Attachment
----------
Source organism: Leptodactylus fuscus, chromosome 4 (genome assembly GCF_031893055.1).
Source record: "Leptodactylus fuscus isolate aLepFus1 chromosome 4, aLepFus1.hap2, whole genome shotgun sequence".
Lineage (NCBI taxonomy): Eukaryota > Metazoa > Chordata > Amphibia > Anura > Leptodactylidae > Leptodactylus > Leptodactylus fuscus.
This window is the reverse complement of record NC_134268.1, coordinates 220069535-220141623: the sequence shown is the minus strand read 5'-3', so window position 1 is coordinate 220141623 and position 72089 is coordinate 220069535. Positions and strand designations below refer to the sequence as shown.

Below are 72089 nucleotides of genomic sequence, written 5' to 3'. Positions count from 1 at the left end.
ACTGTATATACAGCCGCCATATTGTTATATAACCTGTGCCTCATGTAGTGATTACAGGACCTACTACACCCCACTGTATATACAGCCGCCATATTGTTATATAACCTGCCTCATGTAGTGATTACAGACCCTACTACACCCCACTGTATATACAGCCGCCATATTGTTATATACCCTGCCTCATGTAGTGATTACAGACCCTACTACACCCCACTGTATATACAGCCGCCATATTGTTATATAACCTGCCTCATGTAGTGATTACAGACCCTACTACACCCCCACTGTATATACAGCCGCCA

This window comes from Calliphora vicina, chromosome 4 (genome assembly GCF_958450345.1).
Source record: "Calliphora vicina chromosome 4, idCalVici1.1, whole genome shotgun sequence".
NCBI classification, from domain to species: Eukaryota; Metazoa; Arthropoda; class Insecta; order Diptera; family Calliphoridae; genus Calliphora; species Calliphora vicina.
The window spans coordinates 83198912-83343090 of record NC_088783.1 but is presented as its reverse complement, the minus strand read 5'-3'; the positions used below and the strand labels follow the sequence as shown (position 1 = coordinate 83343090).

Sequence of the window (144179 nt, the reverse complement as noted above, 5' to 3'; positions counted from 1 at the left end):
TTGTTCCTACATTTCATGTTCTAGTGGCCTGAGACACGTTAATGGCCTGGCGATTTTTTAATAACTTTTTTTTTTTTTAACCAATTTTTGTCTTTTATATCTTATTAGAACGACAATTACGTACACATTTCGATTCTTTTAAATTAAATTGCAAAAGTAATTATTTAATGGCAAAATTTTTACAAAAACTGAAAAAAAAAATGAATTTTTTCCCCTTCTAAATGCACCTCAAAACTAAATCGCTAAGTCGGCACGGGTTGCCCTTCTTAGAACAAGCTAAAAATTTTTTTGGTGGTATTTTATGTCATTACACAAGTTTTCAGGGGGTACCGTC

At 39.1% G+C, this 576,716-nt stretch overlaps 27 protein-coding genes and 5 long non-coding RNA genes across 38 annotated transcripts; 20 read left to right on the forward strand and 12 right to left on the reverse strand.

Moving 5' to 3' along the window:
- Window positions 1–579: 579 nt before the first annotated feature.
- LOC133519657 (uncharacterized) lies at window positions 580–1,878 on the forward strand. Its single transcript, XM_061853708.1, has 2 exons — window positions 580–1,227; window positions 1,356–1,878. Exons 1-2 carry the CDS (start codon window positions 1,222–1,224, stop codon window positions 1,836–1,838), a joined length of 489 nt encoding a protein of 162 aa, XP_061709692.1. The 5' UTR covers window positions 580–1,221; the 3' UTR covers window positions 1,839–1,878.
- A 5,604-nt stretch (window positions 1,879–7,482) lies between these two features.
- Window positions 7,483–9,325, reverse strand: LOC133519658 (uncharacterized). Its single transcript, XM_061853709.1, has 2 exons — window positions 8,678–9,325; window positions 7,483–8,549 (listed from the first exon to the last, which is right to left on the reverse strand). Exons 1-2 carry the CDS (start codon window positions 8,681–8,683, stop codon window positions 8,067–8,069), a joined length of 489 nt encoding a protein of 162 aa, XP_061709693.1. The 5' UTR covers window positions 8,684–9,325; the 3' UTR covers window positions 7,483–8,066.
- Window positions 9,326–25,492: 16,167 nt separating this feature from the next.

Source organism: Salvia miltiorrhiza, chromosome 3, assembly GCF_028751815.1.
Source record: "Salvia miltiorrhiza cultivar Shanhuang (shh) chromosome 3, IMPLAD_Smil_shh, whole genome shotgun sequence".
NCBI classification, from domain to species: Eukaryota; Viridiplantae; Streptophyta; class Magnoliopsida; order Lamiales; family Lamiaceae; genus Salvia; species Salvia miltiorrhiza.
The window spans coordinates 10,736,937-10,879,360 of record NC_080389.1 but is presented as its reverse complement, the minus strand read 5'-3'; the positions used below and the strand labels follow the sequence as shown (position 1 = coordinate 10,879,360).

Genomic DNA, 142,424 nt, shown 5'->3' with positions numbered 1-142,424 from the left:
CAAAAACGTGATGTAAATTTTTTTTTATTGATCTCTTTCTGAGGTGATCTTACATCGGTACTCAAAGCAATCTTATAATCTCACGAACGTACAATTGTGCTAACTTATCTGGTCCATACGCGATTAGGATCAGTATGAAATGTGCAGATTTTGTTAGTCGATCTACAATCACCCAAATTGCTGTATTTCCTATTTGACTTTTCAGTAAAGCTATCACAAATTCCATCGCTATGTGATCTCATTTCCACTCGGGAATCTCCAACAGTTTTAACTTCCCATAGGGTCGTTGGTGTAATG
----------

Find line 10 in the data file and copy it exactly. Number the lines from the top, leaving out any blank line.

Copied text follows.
The window spans coordinates 83198912-83343090 of record NC_088783.1 but is presented as its reverse complement, the minus strand read 5'-3'; the positions used below and the strand labels follow the sequence as shown (position 1 = coordinate 83343090).